The Power of Asking: The Simon Sinek Story.

Photo credit: Pach Adams

Read Time: 6 min.  Speed Read: 1 min.

I couldn’t believe it. I was bumping elbows with hundreds of top CEO’s that gathered for an exclusive event in Gainesville, FL. Many emotions were floating around the room- excitement, anxiety, even fear. Looking over, I saw Simon Sinek’s name printed in bold across a banner as the honored (and world famous) speaker for the seminar. What made my current situation even sweeter was the fact that I had gotten my twin brother and I in for free, along with VIP access to hang with Simon, the author of “Start With Why“, before and after his presentation.

Yes, it’s undeniably true: God loves me.

My journey to this moment started a couple years back when I first watched Simon’s T.E.D. talk. 

For those of you that have yet to discover T.E.D.,  it’s a collection of speeches,  perspectives, and ideas that are inspiring as they are fascinating; all presented in a short video clip format.

Simon’s speech titled, “How Great Leaders Inspire Action,” can be found here.

 

Start With Why

 
Great leaders know the reason they exist, and why they do what they do. It’s this overwhelmingly clear and consistent knowledge of their purpose that makes great leaders great, according to Sinek. He argues that there are 3 dimensions of communication: What, How, and Why.

Most people communicate in that order, especially businesses. They tell you what their product does, how they are different, then expect some sort of result from the potential customer.

Very effective, inspired leaders communicate totally differently. They tell you why they exist and what their underlying belief is, how they act congruently with that belief, then finally what their product does.

Simon uses the real world example of Apple frequently.

A bad marketing message from Apple would be:

“We make great computers. They’re beautifully designed, simple to use, and user-friendly. Want to buy one?”

What a marketing message from Apple actually sounds like:

“Everything we do, we believe in upsetting the status quo. We believe in thinking differently. The way we challenge the status quo is by making products that are beautifully designed, simple to use, and user-friendly. We just happen to make great computers. Want to buy one?”

The former is lackluster, the latter is inspiring.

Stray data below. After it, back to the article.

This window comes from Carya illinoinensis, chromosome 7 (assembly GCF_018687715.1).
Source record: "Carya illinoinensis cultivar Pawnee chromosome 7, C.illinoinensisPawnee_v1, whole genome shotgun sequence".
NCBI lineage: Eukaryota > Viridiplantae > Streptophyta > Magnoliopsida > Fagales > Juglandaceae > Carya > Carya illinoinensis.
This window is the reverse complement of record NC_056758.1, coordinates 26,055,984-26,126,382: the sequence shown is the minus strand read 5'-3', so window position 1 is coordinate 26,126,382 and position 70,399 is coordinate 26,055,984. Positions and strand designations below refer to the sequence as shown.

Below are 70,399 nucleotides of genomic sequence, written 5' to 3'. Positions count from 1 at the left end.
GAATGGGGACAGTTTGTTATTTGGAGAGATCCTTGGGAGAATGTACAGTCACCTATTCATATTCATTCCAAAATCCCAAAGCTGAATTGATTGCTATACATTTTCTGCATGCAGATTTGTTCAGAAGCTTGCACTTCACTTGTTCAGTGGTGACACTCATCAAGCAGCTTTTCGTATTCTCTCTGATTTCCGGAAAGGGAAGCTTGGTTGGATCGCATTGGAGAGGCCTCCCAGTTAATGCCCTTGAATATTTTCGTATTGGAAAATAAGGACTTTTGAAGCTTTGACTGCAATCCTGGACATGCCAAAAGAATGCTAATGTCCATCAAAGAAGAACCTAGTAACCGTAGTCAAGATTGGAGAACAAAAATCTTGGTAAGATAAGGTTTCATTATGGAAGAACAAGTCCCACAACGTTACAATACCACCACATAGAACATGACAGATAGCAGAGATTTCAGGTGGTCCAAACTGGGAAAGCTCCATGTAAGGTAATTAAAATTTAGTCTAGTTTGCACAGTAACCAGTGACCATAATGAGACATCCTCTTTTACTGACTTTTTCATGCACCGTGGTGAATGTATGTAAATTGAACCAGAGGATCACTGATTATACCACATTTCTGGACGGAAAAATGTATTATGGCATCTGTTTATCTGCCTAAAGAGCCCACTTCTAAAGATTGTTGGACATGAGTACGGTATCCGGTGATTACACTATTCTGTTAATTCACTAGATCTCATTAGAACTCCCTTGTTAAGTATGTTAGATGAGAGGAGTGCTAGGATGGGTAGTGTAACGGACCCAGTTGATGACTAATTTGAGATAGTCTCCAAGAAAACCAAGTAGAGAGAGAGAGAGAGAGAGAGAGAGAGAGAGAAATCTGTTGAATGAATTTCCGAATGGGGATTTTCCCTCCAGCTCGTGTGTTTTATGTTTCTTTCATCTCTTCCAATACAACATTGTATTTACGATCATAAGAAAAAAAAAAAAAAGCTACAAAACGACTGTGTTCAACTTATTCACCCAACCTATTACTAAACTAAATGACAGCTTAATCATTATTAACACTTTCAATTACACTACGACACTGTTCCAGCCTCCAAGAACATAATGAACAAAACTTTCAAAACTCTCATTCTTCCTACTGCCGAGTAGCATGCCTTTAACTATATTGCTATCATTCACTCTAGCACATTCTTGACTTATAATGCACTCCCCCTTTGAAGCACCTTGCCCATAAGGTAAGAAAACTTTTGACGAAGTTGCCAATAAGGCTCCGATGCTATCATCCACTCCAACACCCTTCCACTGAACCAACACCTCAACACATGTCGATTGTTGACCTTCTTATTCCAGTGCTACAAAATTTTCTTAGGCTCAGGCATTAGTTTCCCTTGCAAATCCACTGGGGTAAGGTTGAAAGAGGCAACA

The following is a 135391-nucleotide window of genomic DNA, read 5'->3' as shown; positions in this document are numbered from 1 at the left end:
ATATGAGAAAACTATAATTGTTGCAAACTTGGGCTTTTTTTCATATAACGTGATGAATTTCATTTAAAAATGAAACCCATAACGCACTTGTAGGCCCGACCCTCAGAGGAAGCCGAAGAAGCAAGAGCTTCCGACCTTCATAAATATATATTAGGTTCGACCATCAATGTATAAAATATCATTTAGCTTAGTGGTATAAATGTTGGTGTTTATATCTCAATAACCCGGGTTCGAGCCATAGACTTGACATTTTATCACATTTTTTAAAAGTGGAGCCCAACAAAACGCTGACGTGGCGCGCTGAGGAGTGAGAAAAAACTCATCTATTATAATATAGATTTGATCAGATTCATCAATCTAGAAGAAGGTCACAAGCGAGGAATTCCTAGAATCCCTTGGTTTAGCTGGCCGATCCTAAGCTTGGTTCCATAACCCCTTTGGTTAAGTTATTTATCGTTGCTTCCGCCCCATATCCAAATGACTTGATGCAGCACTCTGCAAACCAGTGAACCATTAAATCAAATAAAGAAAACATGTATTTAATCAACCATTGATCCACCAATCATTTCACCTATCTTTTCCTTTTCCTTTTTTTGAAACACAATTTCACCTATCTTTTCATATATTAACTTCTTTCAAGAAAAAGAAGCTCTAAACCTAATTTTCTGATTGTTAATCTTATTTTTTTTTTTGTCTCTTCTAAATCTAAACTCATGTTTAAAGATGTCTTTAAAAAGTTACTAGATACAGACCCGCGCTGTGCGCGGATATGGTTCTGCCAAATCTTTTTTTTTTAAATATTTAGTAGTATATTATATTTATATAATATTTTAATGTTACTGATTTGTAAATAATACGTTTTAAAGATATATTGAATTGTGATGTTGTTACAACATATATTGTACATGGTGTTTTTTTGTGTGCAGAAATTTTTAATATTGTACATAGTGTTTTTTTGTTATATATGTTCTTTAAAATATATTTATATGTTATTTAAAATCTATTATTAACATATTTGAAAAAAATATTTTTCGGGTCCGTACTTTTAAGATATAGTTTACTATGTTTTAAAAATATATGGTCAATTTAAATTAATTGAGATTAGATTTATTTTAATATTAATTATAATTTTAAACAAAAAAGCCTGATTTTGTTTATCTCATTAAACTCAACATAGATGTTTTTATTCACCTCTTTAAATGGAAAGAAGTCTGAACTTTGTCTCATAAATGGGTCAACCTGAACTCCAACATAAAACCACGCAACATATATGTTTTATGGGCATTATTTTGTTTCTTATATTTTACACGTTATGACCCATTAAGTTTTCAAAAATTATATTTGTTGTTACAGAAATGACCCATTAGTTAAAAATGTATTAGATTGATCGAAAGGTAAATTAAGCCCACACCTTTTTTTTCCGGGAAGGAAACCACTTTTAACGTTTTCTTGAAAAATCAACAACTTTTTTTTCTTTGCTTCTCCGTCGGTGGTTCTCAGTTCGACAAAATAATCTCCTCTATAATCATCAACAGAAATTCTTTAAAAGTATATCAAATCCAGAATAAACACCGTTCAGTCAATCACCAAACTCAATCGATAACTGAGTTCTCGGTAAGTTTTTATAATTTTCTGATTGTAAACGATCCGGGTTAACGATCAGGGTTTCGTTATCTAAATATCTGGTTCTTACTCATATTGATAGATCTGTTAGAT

“People don’t buy what you do, they buy why you do it.”  -Simon Sinek

 

My Grande Evolution

 
While Simon focused his idea on mostly businesses, when I came out of high school I used this technique of asking what my why was to change my entire life.

After a mediocre performance in high school finishing out with a 3.3 GPA, I ended my first semester in college by making a 4.0… and my second semester… and my third. I still have that 4.0, and it’s not going anywhere.

Right after graduating my senior year (and buying and devouring Simon’s book in a matter of days), I thought long and hard about why I got out of bed in the morning. I really meditated on what I stood for and believed.

I decided upon these things:

  1. I believe in learning every day, and improving myself. I believe that there isn’t anything that someone can’t learn given enough time.
  2. I believe in conquering my fears one by one.
  3. I believe that life isn’t about resources, it’s about resourcefulness.
  4. I believe in improving others, loving others, and finding the good in every person.
  5. I believe in respecting my body, because it’s the only one God gave me.

 

From that point forward, I started finding meaning in exams, as they became a threat to my beliefs.

You don’t believe that I can learn this material? I believe there isn’t anything I can’t learn. Let me eviscerate this test, then we’ll see what you think.

I found a drive I’d never experienced before, a spark turned into an inferno. In my desire and passion to prove these beliefs in all circumstances, I chewed up and spit out whatever life confronted me with.

One of the biggest mistakes people make, ages 15 to 105, is not reflecting enough on this question. I firmly believe that if you know who you are and what you believe, then regardless of whatever situation life puts you in, you’ll be able to not just handle it, but prosper from it. If you fail to see the importance of this, you very well may be sentenced to wandering life aimlessly and waiting on lady luck to come your way. Unfortunately, most wait much too long.

 

Ask

 
After this simple life redesign and how much it had improved upon my person ubiquitously, you could say I was a fan of Simon’s perspective.

When I heard he was going to speak just miles from where I lived, I couldn’t believe it. After I’d changed into a new pair of shorts, I found myself looking up every detail of the event and how I could attend.

That is until I came across the hefty event fee. While $200 may not seem like a lot, to a college student who has budgeted his life for the daily food volume of a starving African villager, it might as well been $200,000. I was out. So close, yet so far away. There was no way I would even be able to get in the door.

Then I took one very important action, that most people neglect as an option: I asked.

I found Simon’s email, and shot him a desperate plea:

Hey, I live in Gainesville and I’m currently a student going to Santa Fe College. I’ve read your book and I’ve employed the whole “Start With Why” format to my public speaking class, helping me get a 99% A, and essentially landing me an invitation to speak at a World Humanities Expo.

To the point: I really want to attend your speech at the Hilton with my twin brother, Gavin, but as a college student I’m severely limited in funds even with the discount Joe is helping me with.

Is there any way you can help us get into your conference at the Hilton? I figured it couldn’t hurt to ask…

Thanks for inspiring us!
Chase

There are many reasons why it shouldn’t have worked. This guy is very well known and has hundreds of thousands of people who have read or listened to his work. I was not a CEO. I did not have the money and Simon should not have had time to respond, let alone give me VIP treatment.

But he did.